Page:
Thèse de doctorat en Génie Industriel
Sous la direction de Jean Bigeon.
Soutenue le 15-03-2018
à Grenoble Alpes , dans le cadre de École doctorale Ingénierie - matériaux mécanique énergétique environnement procédés production (Grenoble) , en partenariat avec Sciences pour la conception, l'optimisation et la production (Grenoble) (laboratoire) .
Le président du jury était Jean-Yves Dantan.
Les pièces mécaniques fabriquées tel que les feuilles de métal et les pièces à paroi mince, ont souvent des différences géométriques significatives par rapport à leurs modèles CAD nominaux car ils ont une forme considérablement différente dans une condition d’état libre en raison de la gravité et/ou la tension résiduelle. Par conséquence, les fixtures de conformation coûteux sont traditionnellement utilisés pendant les opérations d’inspection géométriques à la phase de contrôle de qualité. L’objective de cette étude est de développer les méthodes d’inspection géométriques automatisées des pièces flexibles qui ne nécessiteraient pas d’utilisation des fixtures.
Fixtureless 3D Geometrical Inspection of Flexible Mechanical Parts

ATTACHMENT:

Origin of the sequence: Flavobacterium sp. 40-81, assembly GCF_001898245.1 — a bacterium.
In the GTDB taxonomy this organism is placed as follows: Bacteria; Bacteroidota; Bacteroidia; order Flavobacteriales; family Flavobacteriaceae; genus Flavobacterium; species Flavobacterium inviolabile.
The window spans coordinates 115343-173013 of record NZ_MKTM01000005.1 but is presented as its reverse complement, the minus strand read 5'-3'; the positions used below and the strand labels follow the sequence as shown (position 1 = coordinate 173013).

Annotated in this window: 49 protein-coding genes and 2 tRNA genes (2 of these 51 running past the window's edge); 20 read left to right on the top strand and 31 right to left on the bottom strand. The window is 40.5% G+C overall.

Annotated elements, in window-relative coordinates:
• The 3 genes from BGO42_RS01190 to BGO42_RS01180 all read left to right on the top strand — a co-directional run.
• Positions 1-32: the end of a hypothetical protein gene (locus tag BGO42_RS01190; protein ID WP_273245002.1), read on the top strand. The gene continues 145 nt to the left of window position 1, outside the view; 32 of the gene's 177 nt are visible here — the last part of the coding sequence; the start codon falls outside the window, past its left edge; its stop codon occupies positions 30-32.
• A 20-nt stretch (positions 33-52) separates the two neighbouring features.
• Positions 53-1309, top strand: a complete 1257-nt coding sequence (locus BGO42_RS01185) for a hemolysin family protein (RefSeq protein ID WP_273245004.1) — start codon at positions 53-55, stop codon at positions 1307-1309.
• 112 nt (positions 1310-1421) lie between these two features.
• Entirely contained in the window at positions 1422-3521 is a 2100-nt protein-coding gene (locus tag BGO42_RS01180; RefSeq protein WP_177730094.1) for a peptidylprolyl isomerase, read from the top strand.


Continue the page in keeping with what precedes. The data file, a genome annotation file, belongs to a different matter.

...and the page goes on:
In manufacturing, quality control (QC) is an essential phase of a product’s lifecycle management (PLM) as it ensures customers receive parts within permissible tolerance ranges and free from defects. Given that all manufactured parts often have geometrical differences compared to their nominal computer-aided design (CAD) models, performing geometrical inspections becomes critical during the QC phase. Nowadays, actual measurements and defect identification during geometrical inspections have been semi-automated through the use of computer-aided inspection (CAI) software. Such software can simplify the inspection into a data acquisition task (contact-based probing or non-contact scanning of the part) followed by semi-automated procedures in a software environment. Despite their growing popularity and practicality, currently available CAI software assume the input acquired data are from a rigid part. This assumption is a major limitation given that not all manufactured parts are rigid, and in some sectors such as the aeronautical industries a considerable percentage of all manufactured components (35 to 40 percent) possess some nonrigid behavior. In other words, CAI software can only be used when a part maintains its shape in both free-state and state-of-use positions. Free-state shape is that which a part has without inspection fixture support and/or before assembly, whilst state-of-use shape is that which is defined in the nominal CAD. Although free-state and state-of-use positions are the same for rigid parts, some mechanical parts such as sheet metals and skins (thin-wall featured parts) often have significantly large geometric deviations in a free-state position compared to their nominal CAD models due to the effects of gravity and residual stress. Referring to such parts as flexible, the aforementioned deviations force the QC technicians to traditionally use a variety of inspection fixtures and conformation jigs in order to maintain flexible parts in their state-of-use position before using conventional CAI software. Without fixation, the free-state elastic geometric deviation of flexible parts would be mistaken by CAI software as plastic deformations and as a result identified as defects. With fixation, the aforementioned free-state deviations are removed before data acquisition, and whatever deviations remain can be inspected as potential defects. However, multiple disadvantages exist in using fixtures including: time consuming set-up process (e.g. 60+ hours for a skin panel in the aerospace industry), considerable purchase and operating expenses, limitations of standard fixture kits in some scenarios, big errors in CAI analysis if fixation has not been conducted correctly, etc. Such disadvantages have recently led researchers to:1) try to circumvent use of fixtures by digitally deforming (or better called registering) the acquired free-state pointcloud/mesh data of a flexible part until it superimposes onto the part’s corresponding nominal CAD model, thereby elastically deforming the data to obtain an optimal state-of-use shape whilst avoiding neutralization of any existing manufacturing defects2) and to try to introduce dedicated defect identification modules with higher degrees of automation (compared to conventional semi-automated CAI tools)In this thesis the same two goals are pursued. A bi-criterion registration method (and two algorithms/demos based upon it) is proposed to achieve the first goal, thereby enabling defect identification of flexible parts in conventional CAI software without the use of fixtures. This is followed by introducing an automated method for fast approximation of defect amplitudes (and an algorithm/demo based upon it) to achieve the second goal. Validation was conducted against a number of virtual (simulated) and experimental industrial case studies. Obtained satisfactory results reflect the effectiveness and utility of the proposed methods.